The failsafe rule to live by if you ever feel overwhelmed by the sheer number of clothes hogging up your wardrobe. Take everything out, and place into three piles - things you wear regularly, things you were often/are seasonal and things you can't remember wearing in the last three months. Ask yourself why you haven't worn an item? If the answer isn't related to it being a seasonal or special occasion item, shove it on eBay or give it away to charity. Ruthless, but very effective.

It's only a bargain if you need it
The classic line, but it's so true. It's so easy to spot something on the cheap and think that you have to have it, but stop and ask yourself why it's such a bargain. Is it poorly made? Is it impractical? Or did it end up in the sale because frankly, it's just not that nice? Stop and think before you add it to your basket. Which brings me on to my next point...

The three outfit rule
Before you hit the tills, think of at least three occasions or ensembles with which you could sport your found item. Struggling to get past one? You probably don't need it.

Avoid the cheap temporary fix
As a thrifty shopper, this is something I'm incredibly guilty of. It's so easy to value a bargain price over quality when it comes to boring, functional items of clothing like plain vests or shoes, but if it something you're going to be wearing often, it makes so much more sense to buy a one off, expensive item than it is to keep replacing cheap buys. This is especially important when it comes to shoes, coats and underwear - buying high-end will definitely lengthen their shelf life and help you combat the clutter. Plus, the price will leave you far less inclined to buy more than you need.

Keep it simple
If you find yourself needing a splurge, always plump for classics. Pick colours that are harmonious to what you already own, cuts that won't go out of style and fits that are modest, yet flattering. We all know the saying: fashion comes and goes, but style is forever. Following trends is fine, but always wear things which suit you and avoid going with what's popular just for the sake of trends - Yes your #ootd will get a lot of hits, but your bank balance won't thank you for it.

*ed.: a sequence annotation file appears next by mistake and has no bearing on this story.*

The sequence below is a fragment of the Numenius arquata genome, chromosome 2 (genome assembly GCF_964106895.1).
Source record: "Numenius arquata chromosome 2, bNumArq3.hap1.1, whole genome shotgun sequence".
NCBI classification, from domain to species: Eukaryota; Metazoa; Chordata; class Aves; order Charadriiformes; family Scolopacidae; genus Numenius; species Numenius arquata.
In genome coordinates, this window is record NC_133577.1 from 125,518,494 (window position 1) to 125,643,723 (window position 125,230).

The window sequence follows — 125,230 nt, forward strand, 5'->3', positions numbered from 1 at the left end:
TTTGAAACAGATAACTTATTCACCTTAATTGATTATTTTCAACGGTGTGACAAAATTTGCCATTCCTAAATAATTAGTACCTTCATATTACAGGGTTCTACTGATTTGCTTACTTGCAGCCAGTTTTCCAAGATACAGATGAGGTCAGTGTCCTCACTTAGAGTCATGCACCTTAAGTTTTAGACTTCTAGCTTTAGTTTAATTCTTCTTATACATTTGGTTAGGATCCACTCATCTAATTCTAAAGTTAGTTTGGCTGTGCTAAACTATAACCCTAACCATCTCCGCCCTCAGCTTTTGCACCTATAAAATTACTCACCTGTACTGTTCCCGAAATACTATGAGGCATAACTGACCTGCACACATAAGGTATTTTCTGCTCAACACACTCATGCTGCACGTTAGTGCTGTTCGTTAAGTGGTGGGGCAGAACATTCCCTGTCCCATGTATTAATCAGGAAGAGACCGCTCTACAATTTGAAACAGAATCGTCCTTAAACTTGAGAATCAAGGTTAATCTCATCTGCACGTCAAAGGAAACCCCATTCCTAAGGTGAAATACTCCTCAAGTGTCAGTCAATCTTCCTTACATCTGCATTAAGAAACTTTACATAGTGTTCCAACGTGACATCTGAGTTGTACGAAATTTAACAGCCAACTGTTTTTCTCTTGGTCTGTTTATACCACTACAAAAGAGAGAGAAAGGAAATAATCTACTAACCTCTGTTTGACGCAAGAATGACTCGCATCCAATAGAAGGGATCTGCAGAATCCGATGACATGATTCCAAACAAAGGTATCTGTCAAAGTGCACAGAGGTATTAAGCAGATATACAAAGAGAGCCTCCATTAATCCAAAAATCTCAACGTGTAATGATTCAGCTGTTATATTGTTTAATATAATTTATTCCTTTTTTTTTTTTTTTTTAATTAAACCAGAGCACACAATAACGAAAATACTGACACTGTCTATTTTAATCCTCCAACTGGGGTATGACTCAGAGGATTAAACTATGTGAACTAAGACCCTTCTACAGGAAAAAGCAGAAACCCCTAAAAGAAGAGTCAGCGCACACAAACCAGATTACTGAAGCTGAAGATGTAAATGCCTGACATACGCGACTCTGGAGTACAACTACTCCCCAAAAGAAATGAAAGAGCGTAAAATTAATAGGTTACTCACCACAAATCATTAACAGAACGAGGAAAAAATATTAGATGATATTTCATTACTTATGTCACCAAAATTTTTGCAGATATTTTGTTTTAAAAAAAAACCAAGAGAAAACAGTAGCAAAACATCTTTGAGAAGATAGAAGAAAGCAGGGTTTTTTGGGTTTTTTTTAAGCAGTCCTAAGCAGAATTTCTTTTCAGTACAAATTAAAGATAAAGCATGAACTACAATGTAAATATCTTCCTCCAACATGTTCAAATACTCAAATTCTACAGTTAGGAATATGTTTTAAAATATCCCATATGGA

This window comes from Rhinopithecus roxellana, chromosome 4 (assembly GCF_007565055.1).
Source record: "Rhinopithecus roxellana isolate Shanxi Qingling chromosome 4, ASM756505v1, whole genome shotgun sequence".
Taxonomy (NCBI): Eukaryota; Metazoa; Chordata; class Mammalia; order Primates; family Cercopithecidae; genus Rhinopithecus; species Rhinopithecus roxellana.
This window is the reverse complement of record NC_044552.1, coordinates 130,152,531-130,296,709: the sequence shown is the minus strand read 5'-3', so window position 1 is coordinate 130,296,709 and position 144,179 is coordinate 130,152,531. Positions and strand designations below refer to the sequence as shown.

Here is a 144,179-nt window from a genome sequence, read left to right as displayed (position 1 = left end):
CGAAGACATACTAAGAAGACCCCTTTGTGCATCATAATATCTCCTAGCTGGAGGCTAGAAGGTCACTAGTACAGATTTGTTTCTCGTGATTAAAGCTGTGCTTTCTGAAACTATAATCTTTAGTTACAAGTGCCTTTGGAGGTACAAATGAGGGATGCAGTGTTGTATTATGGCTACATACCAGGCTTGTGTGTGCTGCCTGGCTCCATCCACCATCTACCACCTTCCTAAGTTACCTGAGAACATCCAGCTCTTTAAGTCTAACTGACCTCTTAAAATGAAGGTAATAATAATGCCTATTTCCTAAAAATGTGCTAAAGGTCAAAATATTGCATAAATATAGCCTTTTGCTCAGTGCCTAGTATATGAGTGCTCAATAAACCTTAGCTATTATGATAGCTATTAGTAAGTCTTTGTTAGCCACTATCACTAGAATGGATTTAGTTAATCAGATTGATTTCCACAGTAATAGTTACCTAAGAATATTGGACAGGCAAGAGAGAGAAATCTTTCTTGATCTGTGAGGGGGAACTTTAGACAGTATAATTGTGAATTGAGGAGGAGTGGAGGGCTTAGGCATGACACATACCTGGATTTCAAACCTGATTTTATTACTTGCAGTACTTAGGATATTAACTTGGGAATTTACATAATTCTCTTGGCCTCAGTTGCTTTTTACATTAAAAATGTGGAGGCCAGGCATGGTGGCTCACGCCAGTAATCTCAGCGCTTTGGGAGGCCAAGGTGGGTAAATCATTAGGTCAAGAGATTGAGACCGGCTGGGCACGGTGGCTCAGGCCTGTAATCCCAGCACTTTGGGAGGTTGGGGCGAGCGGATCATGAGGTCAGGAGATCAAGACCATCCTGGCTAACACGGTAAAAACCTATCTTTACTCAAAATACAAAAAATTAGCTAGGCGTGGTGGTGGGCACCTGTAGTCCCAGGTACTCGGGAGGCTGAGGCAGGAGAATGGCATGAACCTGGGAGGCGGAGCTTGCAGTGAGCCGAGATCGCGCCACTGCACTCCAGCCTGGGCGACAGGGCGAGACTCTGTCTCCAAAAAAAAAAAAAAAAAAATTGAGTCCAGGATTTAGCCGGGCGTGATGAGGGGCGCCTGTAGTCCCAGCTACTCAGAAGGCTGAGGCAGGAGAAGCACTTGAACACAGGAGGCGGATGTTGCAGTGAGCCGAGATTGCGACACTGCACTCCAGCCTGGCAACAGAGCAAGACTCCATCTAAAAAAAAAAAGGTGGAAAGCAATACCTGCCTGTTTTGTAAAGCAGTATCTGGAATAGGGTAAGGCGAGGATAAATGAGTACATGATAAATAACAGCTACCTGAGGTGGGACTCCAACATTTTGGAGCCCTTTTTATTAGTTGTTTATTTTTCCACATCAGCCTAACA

Pin it to win it
If you're prone to panic or impulse buying, I couldn't recommend Pinterest more. Browse your favourite online stores and pin what jumps out at you onto a board designed for an occasion (i.e Work Wardrobe). Once you've had your fill, look back over your pins in a week or so's time and delete any items that you're no longer obsessed with. Only then do you go into store, try the leftover items on and consider a purchase. Knowing what you're looking for greatly cuts your browsing time instore and ensures that you only leave with what you can in for.

Befriend Bloggers
Uhmming and Aaahing over an item? Why not google it to see what other bloggers are saying about it? Whilst it's obviously important to have a mind of your own, you could learn a lot about an item's quality from others and save yourself the hassle of that inevitable disappointing online order.

And a final piece of advice...

NEVER, EVER SAY 'It'll do for around the house'
For items you already own, it's fine to relevate certain comfies to internal living. However, buying anything other than pyjamas specifically for in housewear is just saying to yourself 'I like this, but I don't like it that much'. Resist the temptation, and your wardrobe will remain a place only for pieces you truly love.